Hackett, Rosanna ('Rosie') (1893–1976), trade unionist, was born 25 July 1893 at 14 Prebend Street, off Constitution Hill in the Dublin north city centre, elder of two daughters of John Hackett, described as a labourer at his marriage (October 1891) but working by Rosie's birth as a barber, and his wife Rosanna (née Dunne). Her mother, who was widowed by 1901 and worked as a housekeeper, married secondly (1903) Patrick Gray, a labourer and latterly a warehouse caretaker, with whom she had three sons by 1911. Documentation of Rosie Hackett's early working life and trade-union activism is sketchy, and accounts in secondary sources vary considerably. In April 1911 she was living with her family in a five-room cottage on Old Abbey Street and working as a packer in a paper stores. By August 1913 she was employed in Jacob's biscuit factory on Bishop Street and was very probably a member of the Irish Women Workers' Union (IWWU), which had been launched in September 1911 (on foot of a successful strike over pay by Jacob's male and female workers) as an auxiliary to the Irish Transport and General Workers' Union (ITGWU), owing to the reluctance of James Larkin (qv) to recruit women directly into the latter union; Big Jim's sister Delia Larkin (qv) was the IWWU general secretary.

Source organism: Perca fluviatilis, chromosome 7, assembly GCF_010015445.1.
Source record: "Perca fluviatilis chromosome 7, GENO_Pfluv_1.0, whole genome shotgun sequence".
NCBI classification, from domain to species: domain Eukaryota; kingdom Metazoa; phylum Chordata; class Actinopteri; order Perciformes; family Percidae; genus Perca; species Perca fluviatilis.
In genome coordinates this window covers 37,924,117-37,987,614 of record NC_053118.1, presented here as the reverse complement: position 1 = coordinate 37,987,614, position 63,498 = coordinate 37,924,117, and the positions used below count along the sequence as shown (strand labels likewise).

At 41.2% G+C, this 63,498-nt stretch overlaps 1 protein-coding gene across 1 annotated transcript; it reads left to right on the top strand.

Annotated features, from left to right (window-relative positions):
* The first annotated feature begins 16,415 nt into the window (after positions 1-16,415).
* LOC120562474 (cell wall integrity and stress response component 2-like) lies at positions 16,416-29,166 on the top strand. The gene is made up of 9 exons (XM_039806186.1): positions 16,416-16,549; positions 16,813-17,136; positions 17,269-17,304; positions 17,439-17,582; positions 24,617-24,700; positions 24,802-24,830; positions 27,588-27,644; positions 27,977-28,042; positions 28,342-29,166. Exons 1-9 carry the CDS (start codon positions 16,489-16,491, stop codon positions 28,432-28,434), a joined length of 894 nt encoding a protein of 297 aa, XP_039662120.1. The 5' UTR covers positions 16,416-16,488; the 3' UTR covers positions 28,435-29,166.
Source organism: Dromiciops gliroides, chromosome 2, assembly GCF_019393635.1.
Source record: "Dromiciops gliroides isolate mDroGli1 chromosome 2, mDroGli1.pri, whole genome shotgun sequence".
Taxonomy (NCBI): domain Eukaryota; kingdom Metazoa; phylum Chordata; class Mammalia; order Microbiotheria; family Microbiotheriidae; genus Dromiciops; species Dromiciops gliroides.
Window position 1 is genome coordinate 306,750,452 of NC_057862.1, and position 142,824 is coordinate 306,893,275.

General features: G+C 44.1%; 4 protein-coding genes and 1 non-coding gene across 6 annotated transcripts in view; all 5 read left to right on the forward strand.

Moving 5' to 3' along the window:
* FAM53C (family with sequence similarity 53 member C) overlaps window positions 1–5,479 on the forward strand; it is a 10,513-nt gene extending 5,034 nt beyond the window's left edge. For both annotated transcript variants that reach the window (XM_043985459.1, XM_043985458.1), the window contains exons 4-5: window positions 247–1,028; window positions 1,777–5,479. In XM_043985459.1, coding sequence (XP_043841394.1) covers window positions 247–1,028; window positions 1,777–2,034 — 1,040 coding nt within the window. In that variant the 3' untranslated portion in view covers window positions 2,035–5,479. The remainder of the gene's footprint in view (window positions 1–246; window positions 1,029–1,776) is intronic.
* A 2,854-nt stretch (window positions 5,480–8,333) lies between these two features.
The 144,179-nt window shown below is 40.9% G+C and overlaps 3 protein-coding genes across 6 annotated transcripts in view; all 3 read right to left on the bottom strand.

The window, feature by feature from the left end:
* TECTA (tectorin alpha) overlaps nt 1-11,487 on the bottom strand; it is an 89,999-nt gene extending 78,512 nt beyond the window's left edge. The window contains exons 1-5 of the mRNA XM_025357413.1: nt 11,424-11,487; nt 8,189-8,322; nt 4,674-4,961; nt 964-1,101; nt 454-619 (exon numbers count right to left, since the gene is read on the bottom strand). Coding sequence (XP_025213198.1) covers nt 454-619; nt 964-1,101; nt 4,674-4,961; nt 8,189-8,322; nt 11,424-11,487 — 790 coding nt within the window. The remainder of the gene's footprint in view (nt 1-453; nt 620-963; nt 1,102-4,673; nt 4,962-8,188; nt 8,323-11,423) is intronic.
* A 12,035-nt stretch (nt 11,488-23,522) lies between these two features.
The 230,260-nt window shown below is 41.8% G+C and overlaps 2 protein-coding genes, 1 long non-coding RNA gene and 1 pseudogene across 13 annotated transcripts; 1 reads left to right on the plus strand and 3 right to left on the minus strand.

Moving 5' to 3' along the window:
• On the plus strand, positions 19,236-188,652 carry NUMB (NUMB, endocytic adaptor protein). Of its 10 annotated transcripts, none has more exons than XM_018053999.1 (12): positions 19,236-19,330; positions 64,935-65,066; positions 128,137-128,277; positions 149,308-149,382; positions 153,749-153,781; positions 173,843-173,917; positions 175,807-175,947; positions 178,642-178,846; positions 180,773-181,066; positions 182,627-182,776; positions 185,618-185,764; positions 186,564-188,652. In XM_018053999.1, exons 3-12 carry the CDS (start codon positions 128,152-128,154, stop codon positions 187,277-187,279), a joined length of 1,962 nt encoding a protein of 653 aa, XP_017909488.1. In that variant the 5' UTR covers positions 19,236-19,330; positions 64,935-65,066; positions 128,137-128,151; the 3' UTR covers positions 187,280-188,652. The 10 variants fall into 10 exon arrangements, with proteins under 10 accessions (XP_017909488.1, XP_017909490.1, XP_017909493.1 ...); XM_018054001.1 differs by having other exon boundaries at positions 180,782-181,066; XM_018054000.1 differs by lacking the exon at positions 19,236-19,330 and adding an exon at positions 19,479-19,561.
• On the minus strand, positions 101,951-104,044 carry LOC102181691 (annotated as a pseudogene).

In the early days of the 1913–14 lockout, Hackett was among the 303 Jacob's women workers (mostly IWWU members, and representing fourteen per cent of the factory's female workforce; two-thirds of the factory's 3,000 employees were women) who on 1 September 1913 joined 670 male colleagues in striking in support of three men who had been dismissed for refusing to handle flour from a mill that was blacked by the ITGWU for locking out its unionised workers, and to protest a recently promulgated prohibition against wearing union badges in the workplace (regarded by Jacob's management as intimidation of non-union employees). Since most of the strikers worked in the factory's bakehouse, production was severely disrupted, and Jacob's closed the factory for two weeks, reopening in mid September with imported and newly hired replacement labour. Hackett never returned to her job in Jacob's. The great majority of Jacob's women strikers remained out for the duration of the long, bitter dispute, applying for reinstatement in their jobs only in March 1914, among the last of the city's striking and locked-out workers to do so. Jacob's was one of the most reluctant of the city's employers to reinstate their striking employees, and stringently vetted the suitability of applicants. Some sources attest to Hackett's militancy and to her leadership role among the Jacob's women strikers, factors that would have been detrimental to her reinstatement. (The 1901 and 1911 censuses document that several male members of her extended family were carmen, an occupation highly organised by the ITGWU, thus suggesting the possibility of a trade-union tradition in her family.)